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Digital Darwinism

Darwinism of Business Strategy

Digital Darwinism

Your customers are changing. Your customers want more, they want different, they want new, the want fully-loaded, and the want minimalism. How will you adapt?

It’s easy to stay with the status quo. A wise person doesn’t rock the boat, the old adage goes. But that’s assuming the sea is calm of course. What if the sea has transformed into a turbulent hurricane and the only way to stay afloat is to rock the boat and embrace the waves?

Business isn’t getting less turbulent, you may think your organization is immune but when it comes time for layoffs, a horrible “I told you so” is going to be the last thing you remember from your obsolete job.

It’s survival of the fittest on a whole new level.

The only constant is change. You must adapt. You must cannibalize your own products. Steve Jobs said this. His rationale was that if you don’t cannibalize your own products your competitors will.

Your core ‘why’ may never change but you’re probably going to change everything else about your product/service offering. Why wait till the market forces you to change? Why not lead change?

Plan to innovate. Plan to get feedback on your innovation. Plan to measure what works and be willing to change the plan based on the feedback you receive.

The organizations that thrive in 2013 and beyond will have a determination to adapt. A willingness to change for the better. They will take calculated risks and understand that the riskiest place to be is standing still avoiding change.

(Photo Credit: Digital Darwinism: survival of the business)

Brain

You Learn, You Live. (If you’re learning fast enough)

You live, you learn. You learn, you live.
The old adage, often used in hindsight, has now been replaced, especially in terms of business, with a new situational appraisal.  Learning is absolutely necessary for survival.

In Eric Reis’s New York Times Bestseller ‘The Lean Startup’, Reis emphasizes that (in business) “The only way to win is to learn faster than everyone else.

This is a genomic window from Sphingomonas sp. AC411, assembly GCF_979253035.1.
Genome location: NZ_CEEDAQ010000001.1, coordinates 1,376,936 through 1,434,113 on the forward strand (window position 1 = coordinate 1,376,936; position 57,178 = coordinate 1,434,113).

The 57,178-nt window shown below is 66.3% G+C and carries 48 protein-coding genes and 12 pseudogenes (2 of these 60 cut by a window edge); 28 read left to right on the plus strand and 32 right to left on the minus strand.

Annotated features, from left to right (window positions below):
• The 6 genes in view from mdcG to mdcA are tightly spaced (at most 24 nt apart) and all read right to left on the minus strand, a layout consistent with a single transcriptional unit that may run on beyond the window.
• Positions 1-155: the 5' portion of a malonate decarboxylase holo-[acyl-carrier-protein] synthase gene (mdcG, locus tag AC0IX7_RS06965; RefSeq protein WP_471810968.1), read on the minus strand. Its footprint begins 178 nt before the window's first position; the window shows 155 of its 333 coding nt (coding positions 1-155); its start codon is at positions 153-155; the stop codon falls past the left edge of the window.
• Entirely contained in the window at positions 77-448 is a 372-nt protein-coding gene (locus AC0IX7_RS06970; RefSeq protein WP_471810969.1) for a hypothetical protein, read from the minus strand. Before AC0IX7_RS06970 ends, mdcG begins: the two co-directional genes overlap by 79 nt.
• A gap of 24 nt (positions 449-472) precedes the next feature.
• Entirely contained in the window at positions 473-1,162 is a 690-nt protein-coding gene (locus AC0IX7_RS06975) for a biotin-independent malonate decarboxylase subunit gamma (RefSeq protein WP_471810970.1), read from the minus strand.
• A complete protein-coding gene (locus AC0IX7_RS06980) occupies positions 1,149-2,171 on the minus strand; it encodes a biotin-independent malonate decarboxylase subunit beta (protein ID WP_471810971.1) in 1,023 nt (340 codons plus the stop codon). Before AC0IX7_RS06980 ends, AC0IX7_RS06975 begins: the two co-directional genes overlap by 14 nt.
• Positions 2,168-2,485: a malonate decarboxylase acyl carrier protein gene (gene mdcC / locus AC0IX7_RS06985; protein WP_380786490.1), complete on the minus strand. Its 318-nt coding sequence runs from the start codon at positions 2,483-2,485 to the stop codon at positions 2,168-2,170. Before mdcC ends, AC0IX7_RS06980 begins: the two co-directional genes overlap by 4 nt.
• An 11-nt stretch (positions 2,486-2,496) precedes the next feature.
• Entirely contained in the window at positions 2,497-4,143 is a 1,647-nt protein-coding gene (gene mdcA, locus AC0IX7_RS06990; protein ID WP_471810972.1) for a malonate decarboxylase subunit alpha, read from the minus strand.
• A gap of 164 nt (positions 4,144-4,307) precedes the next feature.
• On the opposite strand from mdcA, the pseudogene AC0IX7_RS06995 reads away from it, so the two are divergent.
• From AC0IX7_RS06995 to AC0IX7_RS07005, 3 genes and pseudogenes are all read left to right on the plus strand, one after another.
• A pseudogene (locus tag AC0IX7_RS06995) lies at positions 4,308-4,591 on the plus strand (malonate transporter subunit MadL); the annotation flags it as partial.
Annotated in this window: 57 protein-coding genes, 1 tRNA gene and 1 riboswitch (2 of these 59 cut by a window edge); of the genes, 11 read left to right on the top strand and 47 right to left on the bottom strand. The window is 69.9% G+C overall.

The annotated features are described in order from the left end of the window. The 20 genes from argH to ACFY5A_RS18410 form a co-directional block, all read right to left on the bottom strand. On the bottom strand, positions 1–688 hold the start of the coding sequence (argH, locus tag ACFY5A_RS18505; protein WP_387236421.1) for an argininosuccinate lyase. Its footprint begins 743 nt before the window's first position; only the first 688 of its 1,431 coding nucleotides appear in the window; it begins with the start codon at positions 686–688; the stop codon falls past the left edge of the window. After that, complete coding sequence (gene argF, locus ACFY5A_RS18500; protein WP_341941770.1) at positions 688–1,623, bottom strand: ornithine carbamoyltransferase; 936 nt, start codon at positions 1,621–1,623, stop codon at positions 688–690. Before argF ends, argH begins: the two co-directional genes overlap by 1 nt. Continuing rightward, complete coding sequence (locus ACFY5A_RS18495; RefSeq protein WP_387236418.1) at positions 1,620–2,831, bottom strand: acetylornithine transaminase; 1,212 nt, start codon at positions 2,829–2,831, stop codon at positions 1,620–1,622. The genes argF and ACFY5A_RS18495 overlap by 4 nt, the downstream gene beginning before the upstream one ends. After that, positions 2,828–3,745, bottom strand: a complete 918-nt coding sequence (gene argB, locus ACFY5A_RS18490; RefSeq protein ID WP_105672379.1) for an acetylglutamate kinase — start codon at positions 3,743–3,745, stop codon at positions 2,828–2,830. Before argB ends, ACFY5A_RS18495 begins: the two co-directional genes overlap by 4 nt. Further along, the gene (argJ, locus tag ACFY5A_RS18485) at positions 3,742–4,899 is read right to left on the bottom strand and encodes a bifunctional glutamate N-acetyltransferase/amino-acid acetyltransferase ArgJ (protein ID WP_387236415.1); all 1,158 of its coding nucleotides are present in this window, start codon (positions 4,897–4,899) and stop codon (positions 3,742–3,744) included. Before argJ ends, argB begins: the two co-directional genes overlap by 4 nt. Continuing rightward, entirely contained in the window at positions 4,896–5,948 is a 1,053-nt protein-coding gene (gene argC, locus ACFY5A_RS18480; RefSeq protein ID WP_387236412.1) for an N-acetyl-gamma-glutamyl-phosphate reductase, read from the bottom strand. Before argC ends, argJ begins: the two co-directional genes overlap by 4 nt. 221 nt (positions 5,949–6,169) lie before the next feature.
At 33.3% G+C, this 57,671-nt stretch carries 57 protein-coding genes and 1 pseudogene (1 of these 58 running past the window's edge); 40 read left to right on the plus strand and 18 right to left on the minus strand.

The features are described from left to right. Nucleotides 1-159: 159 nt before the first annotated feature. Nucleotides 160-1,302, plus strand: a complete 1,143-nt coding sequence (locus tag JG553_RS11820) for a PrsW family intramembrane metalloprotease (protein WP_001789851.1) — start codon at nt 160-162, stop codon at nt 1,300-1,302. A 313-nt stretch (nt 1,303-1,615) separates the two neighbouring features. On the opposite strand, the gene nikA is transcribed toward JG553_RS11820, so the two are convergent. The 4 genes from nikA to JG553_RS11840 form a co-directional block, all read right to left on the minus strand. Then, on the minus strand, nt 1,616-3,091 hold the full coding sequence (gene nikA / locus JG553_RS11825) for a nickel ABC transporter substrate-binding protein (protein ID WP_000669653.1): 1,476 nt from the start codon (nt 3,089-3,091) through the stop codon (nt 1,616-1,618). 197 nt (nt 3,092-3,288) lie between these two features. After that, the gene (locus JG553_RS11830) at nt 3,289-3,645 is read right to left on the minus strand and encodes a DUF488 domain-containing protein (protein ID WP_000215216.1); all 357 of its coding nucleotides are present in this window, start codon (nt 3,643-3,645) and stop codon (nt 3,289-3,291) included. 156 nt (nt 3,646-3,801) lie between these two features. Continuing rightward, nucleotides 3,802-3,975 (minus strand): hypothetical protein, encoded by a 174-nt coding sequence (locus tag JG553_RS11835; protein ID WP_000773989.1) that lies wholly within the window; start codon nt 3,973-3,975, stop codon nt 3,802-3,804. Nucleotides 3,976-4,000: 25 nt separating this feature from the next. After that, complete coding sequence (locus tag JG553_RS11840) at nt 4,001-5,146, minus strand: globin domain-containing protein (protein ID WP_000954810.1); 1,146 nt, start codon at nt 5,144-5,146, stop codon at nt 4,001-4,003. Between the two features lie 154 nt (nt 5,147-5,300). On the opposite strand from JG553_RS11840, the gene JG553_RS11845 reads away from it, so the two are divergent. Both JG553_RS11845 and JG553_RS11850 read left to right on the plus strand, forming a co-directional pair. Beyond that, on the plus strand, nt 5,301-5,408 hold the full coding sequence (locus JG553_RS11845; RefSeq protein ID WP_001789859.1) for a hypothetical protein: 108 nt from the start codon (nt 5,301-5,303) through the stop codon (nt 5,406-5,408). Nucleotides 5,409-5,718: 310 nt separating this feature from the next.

This can (and needs to be) applied to a business’s marketing.  Too many times, companies forge ahead with marketing plans strictly based on the mediums available and inflate their advertising budgets to execute their “strategy”.  There are (at least) three things that need to be thoroughly investigated before making any decisions. They are emphasized here:

1. YOU
Learn who you are.
Ask yourself important/hard questions
And then:

Don’t assume people will love you.

Don’t incessantly bleed brand info.

Create context, provide value, b.o.b. (bend over backwards)

2. YOUR CUSTOMERS
Learn who your customers are.
Find out who they are, where they are, and what you can do to get them to do what you want them to.
And then:

Don’t assume people will love you.

Don’t incessantly bleed brand info.

Create context, provide value, b.o.b. (bend over backwards)

3. PLATFORMS
Learn the platforms needed to connect.
Get some dirt under your fingernails. Try. Fail. But don’t waste time.
And then:

Don’t assume people will love you.

Don’t incessantly bleed brand info.

Create context, provide value, b.o.b. (bend over backwards)

In conclusion:
Don’t simply spend on advertising to create an image for your business. Spend on the human capital and processes that will make your customer’s one-on-one experience remarkable. The effect will be noteworthy and spread exponentially. Your advertising will be real.